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Semiclassical quantisation of magnetic solitons in the anisotropic Heisenberg quantum chain
by Yuan Miao, Enej Ilievski, Oleksandr Gamayun
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Submission summary
Authors (as registered SciPost users):  Oleksandr Gamayun · Yuan Miao 
Submission information  

Preprint Link:  https://arxiv.org/abs/2010.07232v5 (pdf) 
Date accepted:  20210326 
Date submitted:  20210322 15:38 
Submitted by:  Miao, Yuan 
Submitted to:  SciPost Physics 
Ontological classification  

Academic field:  Physics 
Specialties: 

Approach:  Theoretical 
Abstract
Using the algebrogeometric approach, we study the structure of semiclassical eigenstates in a weaklyanisotropic quantum Heisenberg spin chain. We outline how classical nonlinear spin waves governed by the anisotropic LandauLifshitz equation arise as coherent macroscopic lowenergy fluctuations of the ferromagnetic ground state. Special emphasis is devoted to the simplest types of solutions, describing precessional motion and elliptic magnetisation waves. The internal magnon structure of classical spin waves is resolved by performing the semiclassical quantisation using the RiemannHilbert problem approach. We present an expression for the overlap of two semiclassical eigenstates and discuss how correlation functions at the semiclassical level arise from classical phasespace averaging.
Author comments upon resubmission
We are grateful to the Referees for their assessment of our manuscript and for their valuable comments and suggestions. Our replies to the queries are given below.
 What determines the spacial period of the solution? From the discussion on p.20 and eqs. 4.43, 4.44 it seems to be the asymptotics of the quasimomentum at infinity. This is indeed the case for the 1cut solution, but for the 2cut case the period depends on moduli. Why?
Period $\ell$ prescribes the circumference of the classical phase space. It enters simply as the overall scale in the quasimomentum. Wavenumbers of nonlinear finitegap modes are given by $k_i = (2\pi/\ell)n_i$ for integer mode numbers $n_i$. In the onecut case, we can fix the value of \ell. By choosing a mode number n we can determine the single wavenumber k. In the twocut case, general quasiperiodic solutions depend on two complex branch points (four real parameters). By setting the period $\ell$ fixed, this does not yield periodic solutions in general. Those are only a subset of solutions for which wavenumbers are integer multiples of $2\pi / \ell$. In our case, the algebraic data can be read off from the coefficients of the polynomial $\mathcal{R}(\lambda)$ (see Eq. (4.15)). The spatial periods are defined in Eqs. (4.29) and (4.33) via Abelian integrals. The quasimomentum is also defined from the same algebraic data. Its expansion at infinity generates values for the conserved quantities of the given finitegap solution. Given the mode numbers (together with their partial filling fractions), there is no algebraic procedure to compute the associated branch points for cases with more than 2 cuts. Indeed, ensuring integrality of the Bcycles may be viewed as the classical version of the Bethe equations. In practice we employ ``reverse procedure'' to find the branch points for 2cut solutions, as described in Appendix E.2.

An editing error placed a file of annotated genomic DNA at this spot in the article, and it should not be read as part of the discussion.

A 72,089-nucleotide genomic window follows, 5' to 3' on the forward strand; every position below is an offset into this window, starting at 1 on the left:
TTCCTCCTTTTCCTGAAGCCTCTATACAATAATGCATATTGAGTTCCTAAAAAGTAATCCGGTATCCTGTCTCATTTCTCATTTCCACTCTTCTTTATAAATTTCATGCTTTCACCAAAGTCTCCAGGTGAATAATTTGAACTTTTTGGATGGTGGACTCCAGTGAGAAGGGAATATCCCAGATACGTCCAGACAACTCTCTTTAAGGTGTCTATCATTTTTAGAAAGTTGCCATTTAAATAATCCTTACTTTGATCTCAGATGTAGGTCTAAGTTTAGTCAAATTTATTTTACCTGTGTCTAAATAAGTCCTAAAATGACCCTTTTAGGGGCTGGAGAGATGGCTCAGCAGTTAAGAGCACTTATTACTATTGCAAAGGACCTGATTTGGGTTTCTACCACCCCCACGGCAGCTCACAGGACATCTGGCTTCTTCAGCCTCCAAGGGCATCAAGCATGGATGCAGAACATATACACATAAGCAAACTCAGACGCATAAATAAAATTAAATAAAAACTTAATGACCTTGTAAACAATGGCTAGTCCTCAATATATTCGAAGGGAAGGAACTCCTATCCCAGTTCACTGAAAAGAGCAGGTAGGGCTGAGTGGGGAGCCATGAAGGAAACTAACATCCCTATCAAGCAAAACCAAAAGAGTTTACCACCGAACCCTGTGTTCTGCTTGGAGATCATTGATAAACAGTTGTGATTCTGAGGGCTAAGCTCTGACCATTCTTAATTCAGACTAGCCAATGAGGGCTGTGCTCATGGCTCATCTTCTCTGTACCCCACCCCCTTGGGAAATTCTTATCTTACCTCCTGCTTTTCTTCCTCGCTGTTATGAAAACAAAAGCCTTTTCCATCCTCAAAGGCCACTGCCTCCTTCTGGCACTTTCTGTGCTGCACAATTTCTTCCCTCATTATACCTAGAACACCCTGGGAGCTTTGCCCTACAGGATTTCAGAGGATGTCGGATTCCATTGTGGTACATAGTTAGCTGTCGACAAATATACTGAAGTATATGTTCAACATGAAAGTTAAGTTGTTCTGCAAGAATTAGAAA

The authors call $n_j$ winding numbers and mode intermittently. These are physically distinct notions. The term better reflecting the physics should be used uniformly.
We followed the advice and uniformly replaced "winding numbers" by "mode numbers".
 Deviations of the $\sigma_z \sigma_z$ correlator in fig. 11b from 8.5 are way too large to be accounted for by finitesize effects, if estimated from $\sigma_x \sigma_x$ where the agreement is almost perfect. This difference needs to be explained, or else the authors should provide a reliable estimate of finitesize corrections. Otherwise the discrepancy casts doubts on the conjectural relation between the phase average and quantum correlators.
Unfortunately, we presently only have access to the correlation functions of eigenstates with at most M=6 Bethe roots (for the 1/3 filling fraction). This is arguably "far away" from an approximate semiclassical regime. While the mismatch in the longitudinal correlators is admittedly quite large, the observed matching in the transversal sector suggests that our conjectural prescription is accurate. In our opinion, guided also by Smirnov's results on the formfactors, we are eventually looking at a pronounced finitesize effect. We do not know of any better computational scheme to further improve our numerical results and study the convergence. We cannot think of any feasible (let alone reliable) finitesize analysis for such small system sizes in the absence of any natural expansion parameter. Our hope is that this section of the paper, despite being conjectural, can at least stimulate further research on this aspect. In the revised version we have entirely rewritten Section 8 to emphasise clearly what has been computed numerically.
 Limits of integration in 2.38 and 2.41 are inverted.
We thank the referee for spotting this. We have made appropriate adjustments.
 I'd suggest to proofread the text Englishwise.
In the revised version we have substantially improved the text and resolved grammatical issues.
List of changes
List of changes:
1. We have corrected several typographical and grammatical mistakes/errors of the article. We have redrafted Section 8 as suggested by the referee.
2. We have changed the use of winding number to mode numbers.
3. For Eq. (2.38) and (2.41), we change two limits in the equations to a single limit.
4. We correct a sign typo in Eq. (3.15), (3.16) and (3.21).
Published as SciPost Phys. 10, 086 (2021)